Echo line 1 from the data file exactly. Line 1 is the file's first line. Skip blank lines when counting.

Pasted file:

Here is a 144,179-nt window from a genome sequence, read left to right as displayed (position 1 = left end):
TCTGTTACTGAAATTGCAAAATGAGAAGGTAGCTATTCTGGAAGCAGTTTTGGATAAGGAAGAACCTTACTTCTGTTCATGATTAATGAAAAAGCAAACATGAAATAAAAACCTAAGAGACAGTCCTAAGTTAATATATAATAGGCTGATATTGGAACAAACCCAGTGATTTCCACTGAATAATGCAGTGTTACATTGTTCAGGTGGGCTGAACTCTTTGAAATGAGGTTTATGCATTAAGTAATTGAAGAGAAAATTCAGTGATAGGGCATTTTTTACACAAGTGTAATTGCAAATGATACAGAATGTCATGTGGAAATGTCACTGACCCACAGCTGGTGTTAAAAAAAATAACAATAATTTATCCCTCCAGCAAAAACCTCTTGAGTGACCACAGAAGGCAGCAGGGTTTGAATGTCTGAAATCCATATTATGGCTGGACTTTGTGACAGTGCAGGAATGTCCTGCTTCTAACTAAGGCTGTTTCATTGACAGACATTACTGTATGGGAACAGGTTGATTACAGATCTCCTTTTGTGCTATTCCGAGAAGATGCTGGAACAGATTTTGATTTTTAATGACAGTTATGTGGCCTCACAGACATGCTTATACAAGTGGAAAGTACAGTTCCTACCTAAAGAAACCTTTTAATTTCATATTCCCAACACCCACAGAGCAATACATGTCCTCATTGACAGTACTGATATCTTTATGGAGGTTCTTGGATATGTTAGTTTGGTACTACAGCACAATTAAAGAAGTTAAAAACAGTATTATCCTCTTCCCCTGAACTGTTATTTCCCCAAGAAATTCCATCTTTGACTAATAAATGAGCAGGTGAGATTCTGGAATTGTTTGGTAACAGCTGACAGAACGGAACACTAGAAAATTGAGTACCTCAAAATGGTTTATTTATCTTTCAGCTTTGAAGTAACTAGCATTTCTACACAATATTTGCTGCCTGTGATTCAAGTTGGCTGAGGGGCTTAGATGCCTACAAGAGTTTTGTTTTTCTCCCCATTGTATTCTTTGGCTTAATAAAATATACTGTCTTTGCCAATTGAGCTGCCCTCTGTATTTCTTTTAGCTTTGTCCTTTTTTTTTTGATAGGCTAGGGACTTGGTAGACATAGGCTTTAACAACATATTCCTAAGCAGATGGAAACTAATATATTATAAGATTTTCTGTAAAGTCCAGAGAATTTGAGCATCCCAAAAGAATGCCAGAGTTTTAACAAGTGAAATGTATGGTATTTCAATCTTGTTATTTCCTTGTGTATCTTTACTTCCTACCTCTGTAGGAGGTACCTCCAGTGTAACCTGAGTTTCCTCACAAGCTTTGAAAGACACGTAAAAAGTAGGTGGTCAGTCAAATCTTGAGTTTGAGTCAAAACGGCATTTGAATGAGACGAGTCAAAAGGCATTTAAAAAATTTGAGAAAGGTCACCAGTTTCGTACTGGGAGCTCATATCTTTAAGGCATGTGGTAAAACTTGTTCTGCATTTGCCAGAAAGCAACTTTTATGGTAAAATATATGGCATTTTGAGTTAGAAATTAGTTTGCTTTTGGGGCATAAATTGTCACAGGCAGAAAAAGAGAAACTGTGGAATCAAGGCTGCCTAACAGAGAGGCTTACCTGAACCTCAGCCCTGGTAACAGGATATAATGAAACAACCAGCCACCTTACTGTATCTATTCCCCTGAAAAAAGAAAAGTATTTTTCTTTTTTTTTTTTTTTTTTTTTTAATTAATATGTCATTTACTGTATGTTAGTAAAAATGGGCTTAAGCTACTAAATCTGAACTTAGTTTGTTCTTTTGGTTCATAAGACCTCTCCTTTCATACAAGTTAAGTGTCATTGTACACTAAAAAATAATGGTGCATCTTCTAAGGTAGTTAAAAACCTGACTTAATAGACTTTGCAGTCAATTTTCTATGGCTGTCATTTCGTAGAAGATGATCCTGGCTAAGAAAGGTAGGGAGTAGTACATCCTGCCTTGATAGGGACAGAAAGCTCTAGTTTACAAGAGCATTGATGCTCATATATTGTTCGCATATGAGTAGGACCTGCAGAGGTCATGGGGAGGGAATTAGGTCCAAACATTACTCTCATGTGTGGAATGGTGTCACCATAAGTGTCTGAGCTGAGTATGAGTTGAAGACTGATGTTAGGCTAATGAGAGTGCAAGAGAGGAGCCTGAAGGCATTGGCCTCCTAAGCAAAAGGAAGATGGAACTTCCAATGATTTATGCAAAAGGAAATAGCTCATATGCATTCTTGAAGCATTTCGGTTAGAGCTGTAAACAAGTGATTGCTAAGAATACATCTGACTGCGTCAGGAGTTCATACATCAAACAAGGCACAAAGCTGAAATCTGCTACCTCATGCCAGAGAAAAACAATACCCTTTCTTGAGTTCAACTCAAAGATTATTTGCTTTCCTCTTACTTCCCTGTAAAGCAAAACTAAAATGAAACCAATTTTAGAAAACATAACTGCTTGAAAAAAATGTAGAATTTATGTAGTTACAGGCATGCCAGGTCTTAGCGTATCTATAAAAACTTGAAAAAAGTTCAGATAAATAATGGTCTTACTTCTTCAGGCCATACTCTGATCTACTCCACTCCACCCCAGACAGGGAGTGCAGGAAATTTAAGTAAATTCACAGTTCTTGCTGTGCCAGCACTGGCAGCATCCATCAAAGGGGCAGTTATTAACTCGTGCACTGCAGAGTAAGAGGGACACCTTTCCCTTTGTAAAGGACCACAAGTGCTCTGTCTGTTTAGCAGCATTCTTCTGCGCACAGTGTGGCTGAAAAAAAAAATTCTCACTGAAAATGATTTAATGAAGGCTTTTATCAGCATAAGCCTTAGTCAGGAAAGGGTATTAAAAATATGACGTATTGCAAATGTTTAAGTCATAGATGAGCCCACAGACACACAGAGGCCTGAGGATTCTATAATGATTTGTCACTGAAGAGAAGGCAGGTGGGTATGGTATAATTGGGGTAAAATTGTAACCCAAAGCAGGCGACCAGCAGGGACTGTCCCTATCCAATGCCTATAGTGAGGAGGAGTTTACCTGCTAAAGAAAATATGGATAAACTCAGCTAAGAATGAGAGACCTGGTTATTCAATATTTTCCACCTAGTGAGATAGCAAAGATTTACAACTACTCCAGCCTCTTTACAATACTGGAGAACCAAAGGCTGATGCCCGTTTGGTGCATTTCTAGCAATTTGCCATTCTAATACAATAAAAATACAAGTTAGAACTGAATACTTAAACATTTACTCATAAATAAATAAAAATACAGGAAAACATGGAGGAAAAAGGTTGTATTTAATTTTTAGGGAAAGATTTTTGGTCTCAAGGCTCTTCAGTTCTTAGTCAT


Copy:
Here is a 144,179-nt window from a genome sequence, read left to right as displayed (position 1 = left end):